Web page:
After settlement or judgment of a third-party civil case, the employer is entitled to a credit based on the employee’s net recovery in the civil action.
The easy part
The defense attorney in the workers’ compensation case can simply contact the applicant’s attorney or civil attorney and request a breakdown of the third-party civil settlement. The breakdown should include attorney’s fees, costs and net recovery to applicant. Then a petition for credit is filed with the board requesting credit based upon the net recovery of applicant/plaintiff in the civil action.
The hard part: employer negligence
One of the biggest problem areas in asserting a petition for credit is the issue of employer negligence. The applicable law is Arbaugh vs. Procter & Gamble Manufacturing Co. This provides a formula to determine the recovery amount to the carrier.
First, determine the value of the third-party case (individual applicant/plaintiff) plus the carrier’s case. There are many ways to do this (amount of settlement, medical costs, testimony of experts in civil case).
Second, determine the percentage of employer negligence. Third, multiply the employer negligence times the case value. This figure becomes the “threshold.”
Example: civil case is worth $100,000. The employer negligence is 25%. The carrier cannot collect any money below their payout of $25,000 (which is 25% of $100,000). This avoids a double recovery for a negligent employer. In other words, defense can collect only money spent above $25,000.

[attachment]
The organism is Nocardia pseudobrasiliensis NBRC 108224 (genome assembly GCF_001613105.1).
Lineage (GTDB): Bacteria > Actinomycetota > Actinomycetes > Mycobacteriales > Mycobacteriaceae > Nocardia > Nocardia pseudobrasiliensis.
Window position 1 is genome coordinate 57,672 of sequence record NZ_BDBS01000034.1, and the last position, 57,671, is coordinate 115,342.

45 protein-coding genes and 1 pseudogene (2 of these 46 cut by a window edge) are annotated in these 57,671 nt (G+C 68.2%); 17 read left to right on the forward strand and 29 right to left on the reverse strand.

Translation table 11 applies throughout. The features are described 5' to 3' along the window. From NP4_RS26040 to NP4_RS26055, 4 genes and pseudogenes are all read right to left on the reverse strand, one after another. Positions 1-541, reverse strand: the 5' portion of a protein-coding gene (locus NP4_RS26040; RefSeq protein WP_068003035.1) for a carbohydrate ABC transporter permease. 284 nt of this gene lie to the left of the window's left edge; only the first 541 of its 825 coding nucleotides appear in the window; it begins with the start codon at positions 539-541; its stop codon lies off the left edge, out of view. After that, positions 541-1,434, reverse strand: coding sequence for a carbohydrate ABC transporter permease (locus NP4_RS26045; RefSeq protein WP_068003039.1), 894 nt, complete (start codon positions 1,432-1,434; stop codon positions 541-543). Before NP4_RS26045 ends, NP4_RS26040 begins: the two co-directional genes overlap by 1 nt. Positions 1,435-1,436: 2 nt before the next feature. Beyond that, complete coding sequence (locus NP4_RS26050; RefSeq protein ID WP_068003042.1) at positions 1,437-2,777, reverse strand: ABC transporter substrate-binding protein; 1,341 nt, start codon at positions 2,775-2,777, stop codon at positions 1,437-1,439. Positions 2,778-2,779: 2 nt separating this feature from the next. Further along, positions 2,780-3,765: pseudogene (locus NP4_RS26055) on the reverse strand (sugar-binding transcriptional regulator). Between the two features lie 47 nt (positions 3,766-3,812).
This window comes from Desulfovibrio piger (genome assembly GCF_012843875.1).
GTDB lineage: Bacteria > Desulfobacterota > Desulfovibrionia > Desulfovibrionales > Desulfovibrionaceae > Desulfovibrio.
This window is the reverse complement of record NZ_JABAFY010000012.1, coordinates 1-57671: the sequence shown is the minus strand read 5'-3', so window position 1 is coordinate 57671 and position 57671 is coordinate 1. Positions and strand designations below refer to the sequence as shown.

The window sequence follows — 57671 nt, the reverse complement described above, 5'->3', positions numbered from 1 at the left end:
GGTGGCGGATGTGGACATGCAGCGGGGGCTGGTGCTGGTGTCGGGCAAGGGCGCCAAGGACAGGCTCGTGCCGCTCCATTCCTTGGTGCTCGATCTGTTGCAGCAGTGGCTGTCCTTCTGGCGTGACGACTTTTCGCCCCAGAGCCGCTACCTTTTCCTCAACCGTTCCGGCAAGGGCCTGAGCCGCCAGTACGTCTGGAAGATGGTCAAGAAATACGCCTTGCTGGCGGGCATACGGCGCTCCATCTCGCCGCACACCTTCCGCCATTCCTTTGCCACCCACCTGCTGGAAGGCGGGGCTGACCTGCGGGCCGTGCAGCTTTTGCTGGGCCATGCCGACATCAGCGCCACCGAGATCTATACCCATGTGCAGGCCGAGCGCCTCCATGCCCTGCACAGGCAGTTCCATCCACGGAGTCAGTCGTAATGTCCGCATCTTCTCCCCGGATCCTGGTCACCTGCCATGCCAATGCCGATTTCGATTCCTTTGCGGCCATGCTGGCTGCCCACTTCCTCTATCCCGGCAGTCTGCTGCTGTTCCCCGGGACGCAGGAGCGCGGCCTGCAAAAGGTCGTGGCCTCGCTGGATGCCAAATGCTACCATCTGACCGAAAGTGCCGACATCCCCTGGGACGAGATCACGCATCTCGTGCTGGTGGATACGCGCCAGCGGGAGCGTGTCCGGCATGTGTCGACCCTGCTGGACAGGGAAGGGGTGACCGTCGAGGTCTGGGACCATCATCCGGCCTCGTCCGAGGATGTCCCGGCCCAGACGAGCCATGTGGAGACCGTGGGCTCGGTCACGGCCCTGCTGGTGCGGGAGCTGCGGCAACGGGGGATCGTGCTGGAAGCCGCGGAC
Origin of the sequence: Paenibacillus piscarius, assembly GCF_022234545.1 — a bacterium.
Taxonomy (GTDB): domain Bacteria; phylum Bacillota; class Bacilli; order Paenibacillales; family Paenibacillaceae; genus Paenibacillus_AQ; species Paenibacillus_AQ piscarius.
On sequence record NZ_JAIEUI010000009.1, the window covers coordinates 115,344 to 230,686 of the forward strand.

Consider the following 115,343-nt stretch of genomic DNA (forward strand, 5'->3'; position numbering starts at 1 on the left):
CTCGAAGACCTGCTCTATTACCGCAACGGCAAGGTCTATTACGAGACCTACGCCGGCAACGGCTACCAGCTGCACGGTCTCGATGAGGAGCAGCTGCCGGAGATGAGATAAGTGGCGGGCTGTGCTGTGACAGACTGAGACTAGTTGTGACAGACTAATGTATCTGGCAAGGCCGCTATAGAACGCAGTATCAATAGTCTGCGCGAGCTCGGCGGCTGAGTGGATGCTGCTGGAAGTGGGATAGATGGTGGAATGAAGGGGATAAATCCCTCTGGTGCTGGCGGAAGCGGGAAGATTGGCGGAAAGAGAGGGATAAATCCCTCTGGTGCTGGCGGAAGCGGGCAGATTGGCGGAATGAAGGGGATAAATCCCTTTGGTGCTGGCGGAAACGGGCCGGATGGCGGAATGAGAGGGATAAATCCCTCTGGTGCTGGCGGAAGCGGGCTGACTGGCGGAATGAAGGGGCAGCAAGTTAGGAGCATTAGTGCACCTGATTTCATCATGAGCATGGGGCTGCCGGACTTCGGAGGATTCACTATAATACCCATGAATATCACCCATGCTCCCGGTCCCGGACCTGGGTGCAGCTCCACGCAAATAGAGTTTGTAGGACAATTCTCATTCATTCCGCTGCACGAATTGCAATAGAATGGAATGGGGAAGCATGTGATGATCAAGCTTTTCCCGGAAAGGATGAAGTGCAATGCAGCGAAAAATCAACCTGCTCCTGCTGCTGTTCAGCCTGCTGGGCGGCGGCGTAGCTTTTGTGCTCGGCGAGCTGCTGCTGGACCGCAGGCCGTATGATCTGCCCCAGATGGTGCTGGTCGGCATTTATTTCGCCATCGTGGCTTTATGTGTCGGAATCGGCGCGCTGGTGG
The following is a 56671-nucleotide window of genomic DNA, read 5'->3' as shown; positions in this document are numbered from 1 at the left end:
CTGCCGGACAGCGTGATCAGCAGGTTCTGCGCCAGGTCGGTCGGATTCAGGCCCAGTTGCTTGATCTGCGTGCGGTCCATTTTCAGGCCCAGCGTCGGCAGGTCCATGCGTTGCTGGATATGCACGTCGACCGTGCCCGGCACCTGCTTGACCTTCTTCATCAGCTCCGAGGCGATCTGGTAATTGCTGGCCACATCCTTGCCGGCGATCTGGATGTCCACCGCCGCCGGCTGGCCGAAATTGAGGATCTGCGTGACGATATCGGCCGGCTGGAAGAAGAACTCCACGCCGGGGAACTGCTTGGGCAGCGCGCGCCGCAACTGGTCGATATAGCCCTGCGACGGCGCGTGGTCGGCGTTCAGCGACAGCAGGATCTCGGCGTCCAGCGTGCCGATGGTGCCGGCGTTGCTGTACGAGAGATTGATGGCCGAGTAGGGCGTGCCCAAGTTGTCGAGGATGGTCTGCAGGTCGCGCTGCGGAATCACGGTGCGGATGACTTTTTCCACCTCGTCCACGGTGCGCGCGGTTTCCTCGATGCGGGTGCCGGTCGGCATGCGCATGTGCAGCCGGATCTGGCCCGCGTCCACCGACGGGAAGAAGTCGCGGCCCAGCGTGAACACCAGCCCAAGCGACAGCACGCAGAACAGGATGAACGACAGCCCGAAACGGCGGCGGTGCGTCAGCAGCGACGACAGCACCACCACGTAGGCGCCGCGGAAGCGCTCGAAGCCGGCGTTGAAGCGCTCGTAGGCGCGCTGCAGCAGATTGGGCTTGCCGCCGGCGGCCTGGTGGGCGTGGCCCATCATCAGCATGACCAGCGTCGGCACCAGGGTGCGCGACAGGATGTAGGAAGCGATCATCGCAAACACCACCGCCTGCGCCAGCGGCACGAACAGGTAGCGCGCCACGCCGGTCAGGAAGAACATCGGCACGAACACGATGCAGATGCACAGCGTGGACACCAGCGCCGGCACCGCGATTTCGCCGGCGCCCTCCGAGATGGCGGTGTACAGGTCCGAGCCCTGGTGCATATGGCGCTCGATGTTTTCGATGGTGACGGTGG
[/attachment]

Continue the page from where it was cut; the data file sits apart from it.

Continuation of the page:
Burden of proof
To establish the credit, a mini-civil trial is conducted at the board, something workers' compensation judges do not often do.
Defendant has the burden of showing there has been a settlement between the applicant and a third-party tortfeasor entitling it to a credit, and the comparative negligence of the injured employee or the third-party tortfeasor.
The applicant has the burden of establishing the total amount of his damages and
the employer’s negligence.
The easy part is obtaining applicant’s/plaintiff’s net recovery information. The hard part is conducting a mini-civil trial at the board to determine the amount of the credit.
Peter Fitzpatrick is a partner at Bradford & Barthel. This entry from Bradford & Barthel's blog appears with permission.
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